New Urbanism is an urban design trend that began in the 1970s in response to concerns about urban and suburban sprawl. It seeks to promote planning and architecture that work together to create traditional, pedestrian-friendly, walk-able communities.
And, while it is an urban design approach that borrows many elements from old neighborhood designs, it also attempts to provide a more modern product that today’s homeowners seek by incorporating up-to-date floor plans and including many sought-after amenities.
The following are some of the key themes of New Urbanism:
Create a traditional neighborhood structure with a town center.
This central place can be a town square, a community park or a key transit stop - but it serves as the core for the neighborhood. Density is greater at the core with a range of diverse uses.
Design for pedestrians and encourage residents to walk.
Pedestrian-friendly design is incorporated throughout, such as bringing buildings closer to the curb, streets are lined with trees, and homes have porches in the front and garages in the rear. This also involves providing for a mix of shops, housing, and transit stops in close proximity to one another so that most things are within a five or ten minute walk from home or work.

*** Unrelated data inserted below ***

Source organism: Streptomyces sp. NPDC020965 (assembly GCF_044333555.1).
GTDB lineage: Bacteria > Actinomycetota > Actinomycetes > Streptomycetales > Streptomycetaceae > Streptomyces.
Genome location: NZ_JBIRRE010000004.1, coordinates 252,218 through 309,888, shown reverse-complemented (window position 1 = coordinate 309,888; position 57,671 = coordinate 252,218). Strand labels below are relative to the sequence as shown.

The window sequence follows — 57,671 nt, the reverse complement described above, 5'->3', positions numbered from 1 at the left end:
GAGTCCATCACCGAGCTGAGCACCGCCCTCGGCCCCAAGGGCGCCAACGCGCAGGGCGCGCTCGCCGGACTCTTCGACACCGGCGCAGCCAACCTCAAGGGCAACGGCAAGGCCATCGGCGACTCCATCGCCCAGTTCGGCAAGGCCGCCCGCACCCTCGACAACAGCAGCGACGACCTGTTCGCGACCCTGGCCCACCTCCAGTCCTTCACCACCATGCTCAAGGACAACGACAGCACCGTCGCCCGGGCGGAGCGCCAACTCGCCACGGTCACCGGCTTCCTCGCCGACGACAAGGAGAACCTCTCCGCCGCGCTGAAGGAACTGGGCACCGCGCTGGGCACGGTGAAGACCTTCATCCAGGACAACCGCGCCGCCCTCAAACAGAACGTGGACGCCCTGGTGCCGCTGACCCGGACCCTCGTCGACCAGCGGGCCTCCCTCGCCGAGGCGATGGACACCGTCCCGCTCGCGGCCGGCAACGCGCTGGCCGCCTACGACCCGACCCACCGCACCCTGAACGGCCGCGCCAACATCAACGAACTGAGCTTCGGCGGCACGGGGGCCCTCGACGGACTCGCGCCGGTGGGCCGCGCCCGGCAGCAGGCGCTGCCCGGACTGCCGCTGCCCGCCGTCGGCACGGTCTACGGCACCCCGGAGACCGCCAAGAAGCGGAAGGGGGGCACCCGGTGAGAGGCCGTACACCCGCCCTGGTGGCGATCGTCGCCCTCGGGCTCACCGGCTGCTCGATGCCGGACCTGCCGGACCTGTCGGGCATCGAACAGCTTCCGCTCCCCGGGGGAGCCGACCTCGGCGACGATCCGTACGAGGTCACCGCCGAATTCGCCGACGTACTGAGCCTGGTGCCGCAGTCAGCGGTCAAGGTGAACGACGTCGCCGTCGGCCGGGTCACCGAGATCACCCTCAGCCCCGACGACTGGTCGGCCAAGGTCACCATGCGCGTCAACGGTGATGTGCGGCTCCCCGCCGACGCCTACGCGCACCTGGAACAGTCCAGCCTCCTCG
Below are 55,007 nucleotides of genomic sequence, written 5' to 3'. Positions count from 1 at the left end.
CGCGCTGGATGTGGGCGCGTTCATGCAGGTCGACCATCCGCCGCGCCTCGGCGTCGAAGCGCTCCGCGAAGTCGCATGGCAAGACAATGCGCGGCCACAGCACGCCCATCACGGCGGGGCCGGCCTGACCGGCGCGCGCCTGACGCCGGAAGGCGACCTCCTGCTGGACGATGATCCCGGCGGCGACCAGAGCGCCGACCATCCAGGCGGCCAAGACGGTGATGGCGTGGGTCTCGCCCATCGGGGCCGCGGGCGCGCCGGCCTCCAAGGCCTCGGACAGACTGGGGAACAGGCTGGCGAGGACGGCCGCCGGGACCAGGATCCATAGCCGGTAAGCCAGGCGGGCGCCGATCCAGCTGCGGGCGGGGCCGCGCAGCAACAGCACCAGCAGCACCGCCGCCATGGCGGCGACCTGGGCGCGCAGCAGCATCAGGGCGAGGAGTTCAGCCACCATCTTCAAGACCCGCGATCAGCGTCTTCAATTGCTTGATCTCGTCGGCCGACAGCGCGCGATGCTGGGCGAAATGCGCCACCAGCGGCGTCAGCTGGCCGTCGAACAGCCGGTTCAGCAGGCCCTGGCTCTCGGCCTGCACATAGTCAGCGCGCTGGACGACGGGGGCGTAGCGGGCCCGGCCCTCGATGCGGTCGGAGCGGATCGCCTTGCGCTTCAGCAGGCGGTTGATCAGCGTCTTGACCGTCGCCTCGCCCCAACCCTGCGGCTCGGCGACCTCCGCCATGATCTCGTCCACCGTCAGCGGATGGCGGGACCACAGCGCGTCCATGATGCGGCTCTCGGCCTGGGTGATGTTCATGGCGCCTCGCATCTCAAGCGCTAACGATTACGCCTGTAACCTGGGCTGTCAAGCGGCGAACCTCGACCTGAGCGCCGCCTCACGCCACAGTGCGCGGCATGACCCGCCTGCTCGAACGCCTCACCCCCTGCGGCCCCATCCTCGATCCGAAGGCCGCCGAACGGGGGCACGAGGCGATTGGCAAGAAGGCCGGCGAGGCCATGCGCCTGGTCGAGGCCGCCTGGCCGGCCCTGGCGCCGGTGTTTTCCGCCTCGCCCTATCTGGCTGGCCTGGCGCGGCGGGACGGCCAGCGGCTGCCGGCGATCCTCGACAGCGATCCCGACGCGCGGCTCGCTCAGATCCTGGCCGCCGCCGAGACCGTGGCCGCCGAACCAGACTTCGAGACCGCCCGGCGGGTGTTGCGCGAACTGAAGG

Develop a mix of uses to promote diversity and livability.
A mixture of uses - including shops, offices and residential - within a building or along a block is preferred over separating uses. And, a variety of housing options within a community - including apartments, rowhomes and detached residential - allows for a mixture of income levels, ages and lifestyles within the same neighborhood.
Create a sense of place.
There is attention to quality architecture and good design. And, there is an emphasis on incorporating public spaces within a community - such as common areas like sitting parks, community gardens or a central square.
Utilize smart traffic designs to encourage the use of public transit, cycling and walking.
These can range from transit-oriented development to traffic calming designs.
Here are some links to help you learn more about New Urbanism: